Risk factors for development of lower limb osteoarthritis in physically demanding occupations: a systematic review and meta-analysis

Elisa Canetti, Ben Schram, Rob Marc Orr, Joseph Knapik, Rodney R Pope

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Abstract

This systematic review and meta-analysis identified and critically reviewed the findings of recent studies (last 15 years) examining relationships between specific physically demanding occupations or occupational tasks and development of lower limb osteoarthritis (OA). Twenty-eight studies with 266,227 cases of lower limb OA were included. Occupational tasks contributing to OA included farming, floor laying, and brick laying. Activities significantly contributing to the risk of knee OA were lifting heavy loads (>10 kg/week) (odds ratio [OR] = 1.52, 95% confidence interval [95%CI] 1.29–1.79), squatting/kneeling (OR = 1.69, 95%CI 1.15–2.49), standing (>2 h/daily) (OR = 1.22 95%CI 1.02–1.46) and walking (OR = 1.40 95%CI 1.14–1.73). Lifting contributed significantly to the risk of hip OA (OR = 1.35, 95%CI 1.16–1.57). The effects of occupational exposures appear to be magnified by previous injury and BMI >25 kg/m2. Since specific occupational activities increase OA risk, ergonomist should encourage the use of existing tools, or oversee the design of new tools that may decrease exposure to such activities.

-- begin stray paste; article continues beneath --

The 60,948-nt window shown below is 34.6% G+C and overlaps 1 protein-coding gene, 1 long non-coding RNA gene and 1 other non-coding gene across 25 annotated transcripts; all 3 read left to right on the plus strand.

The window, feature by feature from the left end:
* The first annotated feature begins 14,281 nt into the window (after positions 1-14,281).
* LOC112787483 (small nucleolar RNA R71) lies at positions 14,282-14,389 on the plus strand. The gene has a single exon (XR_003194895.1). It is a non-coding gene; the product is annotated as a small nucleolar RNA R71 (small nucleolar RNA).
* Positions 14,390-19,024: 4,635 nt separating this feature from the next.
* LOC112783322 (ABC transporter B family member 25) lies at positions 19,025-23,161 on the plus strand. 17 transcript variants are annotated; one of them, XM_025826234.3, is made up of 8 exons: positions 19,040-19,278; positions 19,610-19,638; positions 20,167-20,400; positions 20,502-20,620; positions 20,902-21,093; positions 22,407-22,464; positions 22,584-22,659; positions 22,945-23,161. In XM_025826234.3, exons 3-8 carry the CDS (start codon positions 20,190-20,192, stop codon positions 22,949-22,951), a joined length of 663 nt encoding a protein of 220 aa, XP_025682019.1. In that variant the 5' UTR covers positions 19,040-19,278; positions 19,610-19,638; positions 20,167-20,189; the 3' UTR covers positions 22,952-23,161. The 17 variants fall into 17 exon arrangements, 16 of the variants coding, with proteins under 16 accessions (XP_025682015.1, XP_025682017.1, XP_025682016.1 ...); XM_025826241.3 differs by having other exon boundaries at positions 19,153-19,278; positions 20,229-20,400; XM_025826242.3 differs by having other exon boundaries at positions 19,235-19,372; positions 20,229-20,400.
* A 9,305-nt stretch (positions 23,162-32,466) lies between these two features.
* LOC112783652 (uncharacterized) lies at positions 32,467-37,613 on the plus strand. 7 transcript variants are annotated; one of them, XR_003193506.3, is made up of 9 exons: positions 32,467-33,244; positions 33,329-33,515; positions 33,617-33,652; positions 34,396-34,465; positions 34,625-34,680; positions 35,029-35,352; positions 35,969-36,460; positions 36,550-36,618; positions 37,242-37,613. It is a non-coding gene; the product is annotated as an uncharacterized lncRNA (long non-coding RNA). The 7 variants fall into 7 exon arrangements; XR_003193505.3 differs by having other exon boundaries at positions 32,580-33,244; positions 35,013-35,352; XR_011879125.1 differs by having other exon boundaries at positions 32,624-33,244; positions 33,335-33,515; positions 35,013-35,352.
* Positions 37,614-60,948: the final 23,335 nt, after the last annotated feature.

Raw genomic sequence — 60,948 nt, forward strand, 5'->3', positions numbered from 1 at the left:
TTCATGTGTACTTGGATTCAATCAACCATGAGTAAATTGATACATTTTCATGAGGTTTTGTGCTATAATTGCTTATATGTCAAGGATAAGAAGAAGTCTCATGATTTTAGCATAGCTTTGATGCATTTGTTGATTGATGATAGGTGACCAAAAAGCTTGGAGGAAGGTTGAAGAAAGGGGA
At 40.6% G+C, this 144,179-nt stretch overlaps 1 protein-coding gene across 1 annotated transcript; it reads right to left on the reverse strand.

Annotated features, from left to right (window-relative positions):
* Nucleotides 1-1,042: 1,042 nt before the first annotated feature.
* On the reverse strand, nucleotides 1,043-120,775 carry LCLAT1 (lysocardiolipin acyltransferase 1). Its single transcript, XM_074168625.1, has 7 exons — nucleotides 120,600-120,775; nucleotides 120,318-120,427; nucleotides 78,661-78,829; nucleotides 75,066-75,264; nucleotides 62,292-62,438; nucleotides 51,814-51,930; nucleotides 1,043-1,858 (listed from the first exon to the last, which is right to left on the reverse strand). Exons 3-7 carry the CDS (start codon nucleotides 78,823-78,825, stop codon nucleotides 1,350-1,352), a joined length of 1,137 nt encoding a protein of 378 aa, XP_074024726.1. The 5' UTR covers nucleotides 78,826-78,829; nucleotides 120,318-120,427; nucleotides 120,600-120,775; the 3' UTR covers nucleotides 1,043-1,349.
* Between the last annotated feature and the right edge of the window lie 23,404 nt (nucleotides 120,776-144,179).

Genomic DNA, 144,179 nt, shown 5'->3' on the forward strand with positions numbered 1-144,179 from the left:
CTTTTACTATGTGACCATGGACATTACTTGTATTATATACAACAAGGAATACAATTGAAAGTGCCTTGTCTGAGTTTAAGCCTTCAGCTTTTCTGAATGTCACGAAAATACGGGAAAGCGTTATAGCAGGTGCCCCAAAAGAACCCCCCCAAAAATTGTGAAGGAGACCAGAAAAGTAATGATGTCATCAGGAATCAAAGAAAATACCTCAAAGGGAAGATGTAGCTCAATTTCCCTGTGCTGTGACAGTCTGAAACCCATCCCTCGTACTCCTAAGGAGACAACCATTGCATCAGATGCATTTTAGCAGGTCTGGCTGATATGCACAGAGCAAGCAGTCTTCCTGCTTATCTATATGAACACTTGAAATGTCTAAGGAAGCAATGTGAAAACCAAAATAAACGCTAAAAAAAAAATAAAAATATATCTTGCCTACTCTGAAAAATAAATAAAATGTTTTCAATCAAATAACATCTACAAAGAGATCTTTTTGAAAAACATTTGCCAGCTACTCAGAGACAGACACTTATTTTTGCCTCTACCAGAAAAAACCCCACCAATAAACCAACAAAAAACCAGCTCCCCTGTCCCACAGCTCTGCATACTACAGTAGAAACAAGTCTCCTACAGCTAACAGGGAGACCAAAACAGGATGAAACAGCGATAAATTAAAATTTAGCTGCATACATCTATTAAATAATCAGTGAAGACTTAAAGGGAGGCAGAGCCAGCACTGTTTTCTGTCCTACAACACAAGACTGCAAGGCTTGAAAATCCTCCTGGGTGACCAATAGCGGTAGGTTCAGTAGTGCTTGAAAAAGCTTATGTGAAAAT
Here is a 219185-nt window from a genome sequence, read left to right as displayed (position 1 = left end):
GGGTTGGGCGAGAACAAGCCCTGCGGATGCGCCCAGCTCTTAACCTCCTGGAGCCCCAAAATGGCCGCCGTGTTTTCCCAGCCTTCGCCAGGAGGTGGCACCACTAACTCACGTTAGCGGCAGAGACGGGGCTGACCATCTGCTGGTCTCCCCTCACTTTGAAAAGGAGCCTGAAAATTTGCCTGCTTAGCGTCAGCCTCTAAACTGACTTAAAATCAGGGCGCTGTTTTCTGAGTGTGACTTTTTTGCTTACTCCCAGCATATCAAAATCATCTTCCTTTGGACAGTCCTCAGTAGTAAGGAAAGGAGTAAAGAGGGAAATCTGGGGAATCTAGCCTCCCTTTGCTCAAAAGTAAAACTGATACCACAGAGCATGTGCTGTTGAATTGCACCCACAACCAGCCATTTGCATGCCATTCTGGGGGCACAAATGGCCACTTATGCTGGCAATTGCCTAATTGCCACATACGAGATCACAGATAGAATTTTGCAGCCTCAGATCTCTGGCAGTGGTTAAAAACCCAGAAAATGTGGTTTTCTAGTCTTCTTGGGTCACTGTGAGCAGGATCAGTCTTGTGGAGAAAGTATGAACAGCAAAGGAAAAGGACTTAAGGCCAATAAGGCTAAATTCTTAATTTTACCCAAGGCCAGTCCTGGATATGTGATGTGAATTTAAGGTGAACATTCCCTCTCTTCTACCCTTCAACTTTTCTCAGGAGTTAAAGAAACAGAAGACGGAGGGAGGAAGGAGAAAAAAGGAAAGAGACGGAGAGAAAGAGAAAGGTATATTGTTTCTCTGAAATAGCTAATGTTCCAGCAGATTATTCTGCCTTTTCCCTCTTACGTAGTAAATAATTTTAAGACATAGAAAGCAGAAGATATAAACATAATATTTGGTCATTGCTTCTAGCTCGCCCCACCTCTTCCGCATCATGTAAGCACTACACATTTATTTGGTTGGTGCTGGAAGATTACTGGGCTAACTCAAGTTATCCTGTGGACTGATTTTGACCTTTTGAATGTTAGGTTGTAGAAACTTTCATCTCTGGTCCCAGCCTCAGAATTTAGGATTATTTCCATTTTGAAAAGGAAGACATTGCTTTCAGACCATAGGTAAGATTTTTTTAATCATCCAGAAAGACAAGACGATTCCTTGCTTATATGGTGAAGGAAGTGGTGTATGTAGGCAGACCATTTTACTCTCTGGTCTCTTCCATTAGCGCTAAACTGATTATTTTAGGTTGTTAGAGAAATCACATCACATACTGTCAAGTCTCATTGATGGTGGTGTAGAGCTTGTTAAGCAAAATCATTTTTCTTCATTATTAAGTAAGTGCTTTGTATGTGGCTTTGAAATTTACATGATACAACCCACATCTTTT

Original languageEnglish
Article number103097
Number of pages14
JournalApplied Ergonomics
Volume86
Early online date17 Apr 2020
DOIs
Publication statusE-pub ahead of print - 17 Apr 2020

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